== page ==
—intro + interview by Bianca Betancourt @bybiancabee
In the same ways that love and sex can be fiercely exhilarating, they can be just as equally emotionally tragic. Artist and filmmaker Ricardo Bouyett explores this concept in his latest short film "No Love For Fuckboys"—a visual creative piece that is a response to his own experience of exploring love and hookup culture post sexual assault.
CIRCUS spoke with Bouyett regarding his personal inspiration behind the film and why now more than ever it's so vital for POC and queer creatives to share their stories. Read our Q&A with Bouyett below and peep the premiere of "No Love For Fuckboys", above.
CIRCUS: Tell us about how the "Oh Bouy" Collective started and how participating in that led to the creation of this short film.
BOUYETT: I created “Oh Bouy” because therapy was too expensive and I found more healing in creating this body of work than I would have otherwise. The collective was split into four parts: two short films and two fine art zines all exploring different facets of my recovery, my PTSD, and life after. In the last volume of the collective I wrote a poem about how I was sleeping with men to hide parts of myself so I wouldn’t have to deal with my PTSD. There was a line I wrote where I said, “I learned that there is no such thing as love for fuckboys when I fucked these men over and under my bed through the crevices between my veins. Fucking them physically, spiritually, thinking I am closer to salvation by pumping blood that carried their names to my heart.” I was holding myself accountable for the toxic behavior I started to engage in for the sake of avoiding the hard truth about where I was in my recovery. When I moved back to Chicago this past January I decided to expand on that idea and just talk about what navigating the dating scene since the assault had been like. How wanting to be touched but not wanting to be triggered is a ropewalk over the Atlantic.
CIRCUS: Many survivors of sexual assault don't speak up afterwards–why did you decide to not only speak out but create a visual in response to how one's life changes afterwards?
BOUYETT: Because many survivors of sexual assault can’t speak up afterwards. That’s why I do it. As a Latino man who can pass for White or for Puerto Rican I can navigate through different lines of privilege that not many women, men, or non-binary individuals can. When I first started making work about my experience in college people mocked me, didn’t believe it actually happened, and made it increasingly difficult for me to feel like sharing my story mattered. But I made it a point to myself that I had to keep making work and speaking out against rape culture so others in my position who are unable to speak out can feel like someone has their back. That someone that might look like them has been through it and that recovery is possible. It’s hard, I have my lapses, and sometimes I want to quit. But in an America where women, men, and non-binary people of all races are being targeted simply for being who they are, I have a responsibility to speak out.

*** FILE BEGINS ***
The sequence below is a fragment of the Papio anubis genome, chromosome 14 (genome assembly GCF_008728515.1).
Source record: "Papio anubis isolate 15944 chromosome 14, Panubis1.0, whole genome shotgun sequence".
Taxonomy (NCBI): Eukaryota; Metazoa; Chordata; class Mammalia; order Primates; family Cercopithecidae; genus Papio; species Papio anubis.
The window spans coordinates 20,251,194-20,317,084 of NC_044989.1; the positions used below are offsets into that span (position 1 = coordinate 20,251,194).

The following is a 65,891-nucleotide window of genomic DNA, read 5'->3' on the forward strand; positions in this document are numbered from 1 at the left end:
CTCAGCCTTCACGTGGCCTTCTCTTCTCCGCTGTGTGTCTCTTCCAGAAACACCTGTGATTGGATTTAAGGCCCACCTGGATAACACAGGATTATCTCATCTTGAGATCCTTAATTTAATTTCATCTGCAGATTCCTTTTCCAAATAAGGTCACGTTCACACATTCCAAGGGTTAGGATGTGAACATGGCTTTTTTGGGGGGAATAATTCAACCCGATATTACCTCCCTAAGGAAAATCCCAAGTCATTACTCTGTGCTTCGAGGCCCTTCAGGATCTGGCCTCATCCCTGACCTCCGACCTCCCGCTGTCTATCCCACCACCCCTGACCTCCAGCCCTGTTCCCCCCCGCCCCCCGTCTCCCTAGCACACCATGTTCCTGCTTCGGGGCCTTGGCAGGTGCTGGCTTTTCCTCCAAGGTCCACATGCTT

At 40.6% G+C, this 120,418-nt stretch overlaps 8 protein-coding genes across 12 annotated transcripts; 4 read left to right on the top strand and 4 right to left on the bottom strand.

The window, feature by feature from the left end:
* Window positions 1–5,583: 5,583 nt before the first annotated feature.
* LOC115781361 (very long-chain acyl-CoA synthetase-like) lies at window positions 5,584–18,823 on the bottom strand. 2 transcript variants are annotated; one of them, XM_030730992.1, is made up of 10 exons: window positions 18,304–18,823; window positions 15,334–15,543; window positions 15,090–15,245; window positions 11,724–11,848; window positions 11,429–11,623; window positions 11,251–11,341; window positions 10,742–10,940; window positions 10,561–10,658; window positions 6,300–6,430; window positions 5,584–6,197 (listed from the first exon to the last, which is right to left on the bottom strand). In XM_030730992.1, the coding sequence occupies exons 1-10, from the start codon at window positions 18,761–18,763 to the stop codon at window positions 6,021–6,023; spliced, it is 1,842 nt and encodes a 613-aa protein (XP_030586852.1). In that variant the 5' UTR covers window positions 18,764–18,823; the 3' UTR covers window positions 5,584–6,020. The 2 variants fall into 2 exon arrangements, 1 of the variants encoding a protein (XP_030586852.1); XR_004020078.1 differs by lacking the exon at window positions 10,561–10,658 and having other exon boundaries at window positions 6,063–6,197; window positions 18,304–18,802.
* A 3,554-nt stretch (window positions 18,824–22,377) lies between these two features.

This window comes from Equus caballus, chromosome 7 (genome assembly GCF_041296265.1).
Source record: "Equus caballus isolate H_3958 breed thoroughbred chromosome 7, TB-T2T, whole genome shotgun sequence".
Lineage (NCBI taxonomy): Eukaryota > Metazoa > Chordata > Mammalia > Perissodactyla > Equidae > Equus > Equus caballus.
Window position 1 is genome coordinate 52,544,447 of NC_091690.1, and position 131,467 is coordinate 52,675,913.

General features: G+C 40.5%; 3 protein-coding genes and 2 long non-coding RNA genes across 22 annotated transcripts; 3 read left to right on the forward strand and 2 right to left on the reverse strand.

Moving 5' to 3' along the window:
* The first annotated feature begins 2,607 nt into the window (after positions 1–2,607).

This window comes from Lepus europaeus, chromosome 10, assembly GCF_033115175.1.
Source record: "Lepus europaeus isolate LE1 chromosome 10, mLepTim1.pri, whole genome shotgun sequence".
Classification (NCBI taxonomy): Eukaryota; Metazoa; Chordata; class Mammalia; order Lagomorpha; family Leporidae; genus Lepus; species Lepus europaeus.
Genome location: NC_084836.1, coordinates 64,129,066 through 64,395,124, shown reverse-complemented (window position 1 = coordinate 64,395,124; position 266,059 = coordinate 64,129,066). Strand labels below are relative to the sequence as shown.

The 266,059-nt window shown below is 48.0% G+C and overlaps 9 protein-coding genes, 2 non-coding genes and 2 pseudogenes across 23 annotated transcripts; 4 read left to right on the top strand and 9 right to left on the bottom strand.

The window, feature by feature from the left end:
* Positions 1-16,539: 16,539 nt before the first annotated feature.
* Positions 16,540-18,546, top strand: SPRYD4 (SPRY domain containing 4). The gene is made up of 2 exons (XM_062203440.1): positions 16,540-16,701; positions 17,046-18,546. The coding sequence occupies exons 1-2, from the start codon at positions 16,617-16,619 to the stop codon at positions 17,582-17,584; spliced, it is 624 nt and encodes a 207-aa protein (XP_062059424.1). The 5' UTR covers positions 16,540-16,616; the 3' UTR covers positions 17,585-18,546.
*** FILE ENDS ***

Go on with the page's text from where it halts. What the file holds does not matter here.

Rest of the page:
CIRCUS: You mentioned in your director's note how leaving Chicago to live in Maryland for a few months was a culture shock experience. Why do you think Chicago is so important as a home to not just POCs but also the queer community as well?
BOUYETT: Living in Maryland for 8 months was a culture shock simply because I hadn’t lived in any other state other than Illinois. When I moved there and started working in the northeastern region of the state I started to see and experience more racism than I ever had in my entire life. While in Illinois friends would whitewash me or guys would fetishize me for being Puerto Rican, people in Maryland would try to get me deported just because my name was “Ricardo” and they felt deceived because the way I dressed and spoke had them convinced I was a white boy from New York. Not to say that all of Maryland is like this, just the region I was living in. When writing about that experience I wasn’t necessarily speaking highly of Chicago either. While Chicago isn’t perfect, it certainly is more welcoming of different racial backgrounds. From the neighborhoods, to the sense of community and camaraderie amongst people in the city, Chicago feels almost like a hot spring for creativity, collaboration, and community. Coming back was all about reclaiming the parts of myself that I let my rapist keep, and now with the release of my new film, I have done just that.